Get Ready for Mars!

Paul Morow

Planetary observers only get good views of Mars about every 26 months. Mars appears very large for observing every 15 to 17 years when it passes closest to the Earth during opposition and when it is also nearest the Sun at perihelion. August of 2003 is one of the best chances in our lifetime to see Mars so clearly, if the Martian weather cooperates.

In late August Mars will reach magnitude -2.9 and will dominate our southern sky with its fiery red coloration. On the night of August 26-27, the red planet will be closer to Earth than at any time in some 60,000 years. But planetary observers know that Mars can be a telescopic challenge despite its remarkable proximity at this time. The great Martian dust storm of 2001 appeared near opposition and robbed planetary observers of clear views. Also Mars will reach an angular extent of 25.1", but that's barely more than half the apparent diameter of Jupiter.

The use of color filters can be very useful for visual observations of Mars. Filters are considered almost imperative for digital imaging today. Whether you are working visually, with film, or with a CCD, a basic tricolor set of filters is highly recommended. Color filters are identified by their Wratten (W) designation and can be purchased from most telescope dealers and camera stores.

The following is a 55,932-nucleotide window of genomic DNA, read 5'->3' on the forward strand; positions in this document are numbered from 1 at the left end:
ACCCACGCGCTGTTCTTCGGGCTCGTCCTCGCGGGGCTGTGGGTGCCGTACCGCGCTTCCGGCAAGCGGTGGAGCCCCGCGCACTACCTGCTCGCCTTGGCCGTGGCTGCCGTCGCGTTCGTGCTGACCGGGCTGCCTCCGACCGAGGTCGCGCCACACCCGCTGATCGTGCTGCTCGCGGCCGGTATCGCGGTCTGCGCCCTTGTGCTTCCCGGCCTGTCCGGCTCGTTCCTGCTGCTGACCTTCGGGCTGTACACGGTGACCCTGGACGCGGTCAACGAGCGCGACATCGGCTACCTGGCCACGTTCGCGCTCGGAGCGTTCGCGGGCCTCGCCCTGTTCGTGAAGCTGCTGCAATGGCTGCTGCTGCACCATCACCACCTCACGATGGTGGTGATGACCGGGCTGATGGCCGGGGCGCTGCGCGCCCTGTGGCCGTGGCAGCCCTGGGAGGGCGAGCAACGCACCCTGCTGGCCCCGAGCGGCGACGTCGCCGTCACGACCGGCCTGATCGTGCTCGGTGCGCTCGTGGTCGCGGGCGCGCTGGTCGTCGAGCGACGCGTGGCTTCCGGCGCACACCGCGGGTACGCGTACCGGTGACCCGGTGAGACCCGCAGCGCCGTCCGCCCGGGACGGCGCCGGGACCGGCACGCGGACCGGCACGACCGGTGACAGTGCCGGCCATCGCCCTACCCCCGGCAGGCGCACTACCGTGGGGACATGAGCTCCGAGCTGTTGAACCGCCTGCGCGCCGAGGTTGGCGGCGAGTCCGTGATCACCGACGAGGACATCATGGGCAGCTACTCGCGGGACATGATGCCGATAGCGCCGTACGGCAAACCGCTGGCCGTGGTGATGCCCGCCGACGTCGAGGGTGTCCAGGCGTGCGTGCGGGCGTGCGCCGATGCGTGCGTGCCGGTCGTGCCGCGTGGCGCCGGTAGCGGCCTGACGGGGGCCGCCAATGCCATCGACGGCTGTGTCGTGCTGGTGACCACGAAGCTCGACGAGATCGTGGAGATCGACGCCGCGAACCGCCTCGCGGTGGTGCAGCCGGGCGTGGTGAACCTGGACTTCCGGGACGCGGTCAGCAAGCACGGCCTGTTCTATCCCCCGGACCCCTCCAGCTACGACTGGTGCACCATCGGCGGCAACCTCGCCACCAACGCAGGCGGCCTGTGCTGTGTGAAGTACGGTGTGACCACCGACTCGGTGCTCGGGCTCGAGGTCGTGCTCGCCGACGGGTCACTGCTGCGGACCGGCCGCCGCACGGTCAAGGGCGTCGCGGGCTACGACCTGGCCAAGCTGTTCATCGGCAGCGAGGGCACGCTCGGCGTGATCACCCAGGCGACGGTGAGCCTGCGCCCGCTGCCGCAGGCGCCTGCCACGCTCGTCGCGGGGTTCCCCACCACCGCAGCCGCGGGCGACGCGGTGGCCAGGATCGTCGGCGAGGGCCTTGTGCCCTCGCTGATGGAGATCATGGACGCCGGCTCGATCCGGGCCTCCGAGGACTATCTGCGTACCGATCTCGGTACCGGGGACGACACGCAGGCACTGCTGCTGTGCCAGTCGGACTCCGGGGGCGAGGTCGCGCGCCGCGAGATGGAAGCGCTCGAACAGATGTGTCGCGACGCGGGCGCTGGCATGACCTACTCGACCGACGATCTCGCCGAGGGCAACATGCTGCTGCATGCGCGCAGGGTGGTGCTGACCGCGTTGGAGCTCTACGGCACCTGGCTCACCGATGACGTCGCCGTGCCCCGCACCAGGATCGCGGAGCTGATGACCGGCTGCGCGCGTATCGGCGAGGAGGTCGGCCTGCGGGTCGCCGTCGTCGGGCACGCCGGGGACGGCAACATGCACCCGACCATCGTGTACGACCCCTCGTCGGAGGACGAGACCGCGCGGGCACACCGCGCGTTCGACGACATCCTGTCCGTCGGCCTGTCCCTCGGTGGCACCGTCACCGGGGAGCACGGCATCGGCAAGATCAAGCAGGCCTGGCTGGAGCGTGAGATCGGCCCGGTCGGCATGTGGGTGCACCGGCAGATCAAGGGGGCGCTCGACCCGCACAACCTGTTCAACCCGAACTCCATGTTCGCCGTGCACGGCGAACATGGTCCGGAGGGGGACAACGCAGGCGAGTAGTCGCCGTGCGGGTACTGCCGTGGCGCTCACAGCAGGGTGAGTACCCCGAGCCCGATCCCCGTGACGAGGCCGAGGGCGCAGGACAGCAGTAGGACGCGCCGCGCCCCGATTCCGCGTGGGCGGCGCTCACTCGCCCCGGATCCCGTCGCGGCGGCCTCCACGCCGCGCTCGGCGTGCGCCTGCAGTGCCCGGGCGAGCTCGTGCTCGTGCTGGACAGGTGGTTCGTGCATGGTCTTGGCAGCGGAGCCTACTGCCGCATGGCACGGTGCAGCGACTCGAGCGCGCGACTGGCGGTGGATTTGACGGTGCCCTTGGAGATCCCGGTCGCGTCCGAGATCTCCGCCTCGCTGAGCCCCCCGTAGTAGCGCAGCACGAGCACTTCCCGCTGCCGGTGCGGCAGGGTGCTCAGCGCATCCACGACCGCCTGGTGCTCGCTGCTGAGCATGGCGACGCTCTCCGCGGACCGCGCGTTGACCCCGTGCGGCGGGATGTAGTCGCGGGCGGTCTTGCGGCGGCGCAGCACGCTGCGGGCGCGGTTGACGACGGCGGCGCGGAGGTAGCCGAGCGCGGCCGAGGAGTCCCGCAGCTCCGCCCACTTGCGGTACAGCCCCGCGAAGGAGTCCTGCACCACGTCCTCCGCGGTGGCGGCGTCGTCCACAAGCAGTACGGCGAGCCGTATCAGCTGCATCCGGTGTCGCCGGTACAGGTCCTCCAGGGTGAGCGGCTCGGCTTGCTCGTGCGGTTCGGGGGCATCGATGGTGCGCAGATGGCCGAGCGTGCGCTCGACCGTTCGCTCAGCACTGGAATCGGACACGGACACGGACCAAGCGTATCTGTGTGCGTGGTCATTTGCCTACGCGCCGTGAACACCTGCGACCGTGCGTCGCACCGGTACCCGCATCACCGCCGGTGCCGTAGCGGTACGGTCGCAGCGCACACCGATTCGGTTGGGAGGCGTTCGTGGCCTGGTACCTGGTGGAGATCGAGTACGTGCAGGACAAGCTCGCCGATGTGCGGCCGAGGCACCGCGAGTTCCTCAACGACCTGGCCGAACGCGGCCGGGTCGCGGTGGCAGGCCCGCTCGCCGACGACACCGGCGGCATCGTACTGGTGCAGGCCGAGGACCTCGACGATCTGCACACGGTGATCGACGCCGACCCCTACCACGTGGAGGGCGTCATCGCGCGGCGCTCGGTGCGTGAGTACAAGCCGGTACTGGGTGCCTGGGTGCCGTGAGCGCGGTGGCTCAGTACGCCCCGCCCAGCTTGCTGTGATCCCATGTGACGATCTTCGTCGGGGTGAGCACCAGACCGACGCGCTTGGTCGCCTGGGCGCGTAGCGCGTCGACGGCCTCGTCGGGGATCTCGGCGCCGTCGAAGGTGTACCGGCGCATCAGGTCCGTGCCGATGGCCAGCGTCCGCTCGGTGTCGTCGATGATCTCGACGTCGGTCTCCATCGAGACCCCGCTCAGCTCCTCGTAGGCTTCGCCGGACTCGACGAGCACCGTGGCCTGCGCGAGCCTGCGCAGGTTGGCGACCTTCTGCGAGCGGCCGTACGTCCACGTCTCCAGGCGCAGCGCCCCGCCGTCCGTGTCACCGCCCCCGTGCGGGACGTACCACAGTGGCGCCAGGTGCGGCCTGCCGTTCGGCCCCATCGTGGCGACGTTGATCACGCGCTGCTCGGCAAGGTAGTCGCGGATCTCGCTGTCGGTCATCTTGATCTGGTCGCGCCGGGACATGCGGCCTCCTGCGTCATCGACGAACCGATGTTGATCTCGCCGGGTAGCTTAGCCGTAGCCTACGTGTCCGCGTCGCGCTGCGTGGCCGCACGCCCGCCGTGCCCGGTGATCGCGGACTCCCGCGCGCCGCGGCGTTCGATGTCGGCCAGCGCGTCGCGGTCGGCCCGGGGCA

Planetary observers use the filter that provides the highest contrast for the type of feature they are trying to detect. Observers using small telescopes (3 to 4 inches) will find that a yellow filter (W15) provides a brighter image and may perform better than a deep-red one. Red or orange filters (W25 or W23A) penetrate Mars's atmosphere very well, exposing such features as the polar caps. Red filters also increase the contrast of dark surface markings and they can be used for detecting Martian dust storms. If an observed feature appears bright in red and dim in blue, it's probably dust. The green (W58) and blue-green (W64) filters bring out frost patches and polar cap extensions. The blue (W38A or W80A) and violet (W47) filters are best at detecting water-vapor clouds and the polar hoods of Mars.

With experience the patient planetary observer will detect clouds around Mars's bold features and limbs. Some discrete clouds are known to recur around familiar Martian sites, such as Libya, Chryse, and Hellas. One impressive example is known as the "Syrtis Blue Cloud," which circulates around the Libya basin and across Syrtis Major, changing its color to a distinct blue. Try to detect this cloud when Syrtis Major is near the planet's limb. Observing clouds through a yellow filter can cause the dark Martian features to appear green. Using higher magnifications (300 to 600) can help one detect limb brightening or limb arcs that are caused by scattered light high in the Martian atmosphere from dust and ice particles. This effect can be observed on both east and west limbs of the red planet. Using blue-green, blue, or violet filters can help Mars observers detect limb arcs.

Don't let the summer and fall of 2003 pass you by without observing the little red planet. Mars will be at its best and it could deliver some very impressive views. With experience at the eyepiece, the more subtle Martian features can be detected. The challenges of planetary observing can be as addicting as chasing those faint fuzzies of deep sky observing.

The following drawings by Paul Morow show how various features will appear in a modest-sized telescope.

Published in the August 2003 issue of the NightTimes